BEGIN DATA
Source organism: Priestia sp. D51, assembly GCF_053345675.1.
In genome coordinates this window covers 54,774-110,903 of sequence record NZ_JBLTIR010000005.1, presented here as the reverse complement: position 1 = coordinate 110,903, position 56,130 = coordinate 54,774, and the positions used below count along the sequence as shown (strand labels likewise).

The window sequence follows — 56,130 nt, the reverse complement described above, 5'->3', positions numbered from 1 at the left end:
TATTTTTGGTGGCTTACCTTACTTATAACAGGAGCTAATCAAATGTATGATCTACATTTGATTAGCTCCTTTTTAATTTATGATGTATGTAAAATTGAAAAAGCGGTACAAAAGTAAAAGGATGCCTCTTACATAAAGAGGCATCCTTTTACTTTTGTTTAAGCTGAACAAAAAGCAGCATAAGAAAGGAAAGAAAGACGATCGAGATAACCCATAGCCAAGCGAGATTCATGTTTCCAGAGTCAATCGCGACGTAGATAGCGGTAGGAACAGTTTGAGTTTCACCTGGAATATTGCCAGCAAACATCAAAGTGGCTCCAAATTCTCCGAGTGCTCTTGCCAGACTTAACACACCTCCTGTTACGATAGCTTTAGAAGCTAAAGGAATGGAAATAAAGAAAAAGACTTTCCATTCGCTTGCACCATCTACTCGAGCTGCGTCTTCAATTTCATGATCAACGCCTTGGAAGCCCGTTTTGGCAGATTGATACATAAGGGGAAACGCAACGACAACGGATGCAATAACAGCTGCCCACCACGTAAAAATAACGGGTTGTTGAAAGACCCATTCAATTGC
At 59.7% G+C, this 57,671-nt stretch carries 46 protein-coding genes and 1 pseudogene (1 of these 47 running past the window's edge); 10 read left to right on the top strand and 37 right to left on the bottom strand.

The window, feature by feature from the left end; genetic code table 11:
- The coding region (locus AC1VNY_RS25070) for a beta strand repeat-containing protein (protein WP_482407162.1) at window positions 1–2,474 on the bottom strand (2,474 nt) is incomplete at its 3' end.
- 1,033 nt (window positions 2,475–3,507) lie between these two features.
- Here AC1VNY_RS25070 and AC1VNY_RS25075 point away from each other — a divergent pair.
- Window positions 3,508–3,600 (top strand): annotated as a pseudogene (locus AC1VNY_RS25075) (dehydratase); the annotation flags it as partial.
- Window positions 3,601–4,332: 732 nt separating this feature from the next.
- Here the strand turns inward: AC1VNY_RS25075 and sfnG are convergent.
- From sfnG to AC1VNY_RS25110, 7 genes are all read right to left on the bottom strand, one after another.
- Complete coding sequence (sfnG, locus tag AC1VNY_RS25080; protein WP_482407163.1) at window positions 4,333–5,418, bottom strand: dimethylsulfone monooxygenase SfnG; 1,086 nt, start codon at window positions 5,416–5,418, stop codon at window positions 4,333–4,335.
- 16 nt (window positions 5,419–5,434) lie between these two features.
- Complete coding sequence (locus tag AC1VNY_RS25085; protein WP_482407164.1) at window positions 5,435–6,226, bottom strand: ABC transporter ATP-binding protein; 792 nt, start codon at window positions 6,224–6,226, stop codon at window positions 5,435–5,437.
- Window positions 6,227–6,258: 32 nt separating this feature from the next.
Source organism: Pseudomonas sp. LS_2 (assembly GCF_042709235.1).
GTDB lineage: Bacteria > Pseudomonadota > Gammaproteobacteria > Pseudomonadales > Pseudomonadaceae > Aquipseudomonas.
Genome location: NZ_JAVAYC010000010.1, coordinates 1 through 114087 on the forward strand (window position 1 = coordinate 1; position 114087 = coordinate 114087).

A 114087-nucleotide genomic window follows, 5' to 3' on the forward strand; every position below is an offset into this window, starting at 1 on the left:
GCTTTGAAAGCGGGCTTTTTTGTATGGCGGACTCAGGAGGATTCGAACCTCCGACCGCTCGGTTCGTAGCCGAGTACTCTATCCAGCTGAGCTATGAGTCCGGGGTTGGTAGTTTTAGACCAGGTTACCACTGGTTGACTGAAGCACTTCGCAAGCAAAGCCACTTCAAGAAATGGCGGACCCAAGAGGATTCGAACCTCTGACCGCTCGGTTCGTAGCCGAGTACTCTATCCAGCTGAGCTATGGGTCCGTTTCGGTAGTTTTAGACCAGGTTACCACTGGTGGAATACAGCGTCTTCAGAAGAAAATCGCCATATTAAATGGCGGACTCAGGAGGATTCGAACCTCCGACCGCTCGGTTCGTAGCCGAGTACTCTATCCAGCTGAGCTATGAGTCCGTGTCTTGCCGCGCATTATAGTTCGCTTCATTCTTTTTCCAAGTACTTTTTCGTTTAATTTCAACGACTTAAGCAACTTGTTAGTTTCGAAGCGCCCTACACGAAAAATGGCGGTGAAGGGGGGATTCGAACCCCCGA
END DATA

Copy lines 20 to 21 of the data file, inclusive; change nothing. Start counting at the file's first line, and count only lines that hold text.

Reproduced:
Genome location: NZ_JAVAYC010000010.1, coordinates 1 through 114087 on the forward strand (window position 1 = coordinate 1; position 114087 = coordinate 114087).

A 114087-nucleotide genomic window follows, 5' to 3' on the forward strand; every position below is an offset into this window, starting at 1 on the left: